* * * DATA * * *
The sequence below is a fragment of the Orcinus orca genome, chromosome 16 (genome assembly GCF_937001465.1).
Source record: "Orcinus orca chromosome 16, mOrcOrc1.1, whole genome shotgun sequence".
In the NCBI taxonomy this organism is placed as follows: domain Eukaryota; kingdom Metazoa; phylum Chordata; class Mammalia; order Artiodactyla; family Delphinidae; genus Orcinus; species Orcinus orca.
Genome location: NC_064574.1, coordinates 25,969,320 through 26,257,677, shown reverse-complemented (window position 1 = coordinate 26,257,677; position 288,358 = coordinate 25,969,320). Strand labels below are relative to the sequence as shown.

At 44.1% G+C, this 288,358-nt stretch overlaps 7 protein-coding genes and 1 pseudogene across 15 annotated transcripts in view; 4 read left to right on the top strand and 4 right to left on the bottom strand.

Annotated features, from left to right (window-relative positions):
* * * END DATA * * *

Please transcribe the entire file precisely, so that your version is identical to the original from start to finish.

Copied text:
The sequence below is a fragment of the Orcinus orca genome, chromosome 16 (genome assembly GCF_937001465.1).
Source record: "Orcinus orca chromosome 16, mOrcOrc1.1, whole genome shotgun sequence".
In the NCBI taxonomy this organism is placed as follows: domain Eukaryota; kingdom Metazoa; phylum Chordata; class Mammalia; order Artiodactyla; family Delphinidae; genus Orcinus; species Orcinus orca.
Genome location: NC_064574.1, coordinates 25,969,320 through 26,257,677, shown reverse-complemented (window position 1 = coordinate 26,257,677; position 288,358 = coordinate 25,969,320). Strand labels below are relative to the sequence as shown.

At 44.1% G+C, this 288,358-nt stretch overlaps 7 protein-coding genes and 1 pseudogene across 15 annotated transcripts in view; 4 read left to right on the top strand and 4 right to left on the bottom strand.

Annotated features, from left to right (window-relative positions):